HOW many friends do you have?
How you answer that question has a lot to do with your age and where you spend your time on the Internet.
Until recently, most people would answer with a figure low enough to count on the fingers of their hands. With the rise of Facebook, however, the definition of “friend” has changed.
It’s no longer someone you depend on who can also depend on you. Instead, it’s a list of people you often know only casually, even if you rarely see them face to face.
The shift in the meaning of the word “friend” is one of the most dangerous things that has happened to society over the past few years. By usurping the meaning of “friend”, people in real need are being put at risk, because when they need friends, they’re learning often too late that the word no longer means what it once did.
Simone Back, for example, had 1,082 “friends” on Facebook. One Christmas Day, she posted a note on her wall: “Took all my pills be dead soon so bye bye every one.”
If someone I knew said something like that, I’d call her, call her neighbours and call the police to make sure she was all right. But from the looks of things, I’m probably a better friend than many of those 1,000+ people, because here’s what they did.
Some mocked her. Eight minutes after that post, one of her “friends” commented, “She ODs [overdoses] all the time and she lies.”
One minute later, another person commented, “I hope that she is lying about this or you’re going to feel guilty tomorrow.”
Two hours later, a response from the first person: “She does it all the time, takes all her pills. She’s not a kid anymore.”
It doesn’t appear that anyone did anything until the next day when someone finally contacted Simone with a text message that said, “Get help.” By that point, it was too late.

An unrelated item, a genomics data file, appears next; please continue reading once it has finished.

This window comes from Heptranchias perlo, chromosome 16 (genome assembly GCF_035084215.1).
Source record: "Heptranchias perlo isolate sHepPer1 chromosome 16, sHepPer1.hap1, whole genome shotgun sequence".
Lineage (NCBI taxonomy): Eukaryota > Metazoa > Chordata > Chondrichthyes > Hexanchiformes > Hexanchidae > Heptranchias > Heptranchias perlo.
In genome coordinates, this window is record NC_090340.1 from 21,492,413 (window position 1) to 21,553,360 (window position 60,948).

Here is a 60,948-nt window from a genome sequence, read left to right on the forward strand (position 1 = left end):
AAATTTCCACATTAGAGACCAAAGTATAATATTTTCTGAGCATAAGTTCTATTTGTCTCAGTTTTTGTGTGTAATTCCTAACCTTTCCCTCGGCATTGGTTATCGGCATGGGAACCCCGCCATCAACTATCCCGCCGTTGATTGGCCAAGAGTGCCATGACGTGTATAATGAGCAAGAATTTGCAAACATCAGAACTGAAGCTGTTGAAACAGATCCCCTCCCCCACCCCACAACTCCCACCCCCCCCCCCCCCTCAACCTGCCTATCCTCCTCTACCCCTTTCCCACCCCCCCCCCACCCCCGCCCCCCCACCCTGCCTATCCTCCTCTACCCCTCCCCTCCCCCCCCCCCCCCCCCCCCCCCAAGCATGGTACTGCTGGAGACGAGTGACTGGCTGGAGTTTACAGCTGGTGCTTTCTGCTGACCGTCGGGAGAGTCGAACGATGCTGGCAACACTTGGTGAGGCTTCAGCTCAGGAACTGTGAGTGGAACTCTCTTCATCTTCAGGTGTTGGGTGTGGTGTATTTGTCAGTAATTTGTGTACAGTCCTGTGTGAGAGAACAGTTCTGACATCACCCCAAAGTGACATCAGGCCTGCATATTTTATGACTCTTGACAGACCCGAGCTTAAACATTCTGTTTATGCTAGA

Soon after, a post appeared on Simone’s Facebook page: “My daughter Simone passed away today so please leave her alone now.”
How does this happen? How does someone type something like that and no one does anything?
Maybe one of the people who commented knows the answer. Before learning about Simone’s tragic fate, that person wrote: “What’s wrong with you people?? Is the gossip really more important than her?”
You can call someone a friend all you want, but actions speak louder than words. And in this case, the response to that second question concerning gossip is probably “yes”.
What is worse, we don’t know what Simone did after posting on Facebook.
Maybe she sat at her computer waiting for someone to tell her to get help. Maybe she wanted to read that people really did care.
Maybe she saw some of the awful things people started saying before she died.
I wonder if the person who posted the first comment realise that he or she had a chance to save Simone’s life.
Look at your “friends” list. Think about each name. Are you invested enough in their lives to give support in a time of need? If not, maybe you should let them go.
If Simone Back had done that, her “friends” list would have been smaller, but its quality would have been much greater.
And she would still be alive. - By Erick Rommel, CNS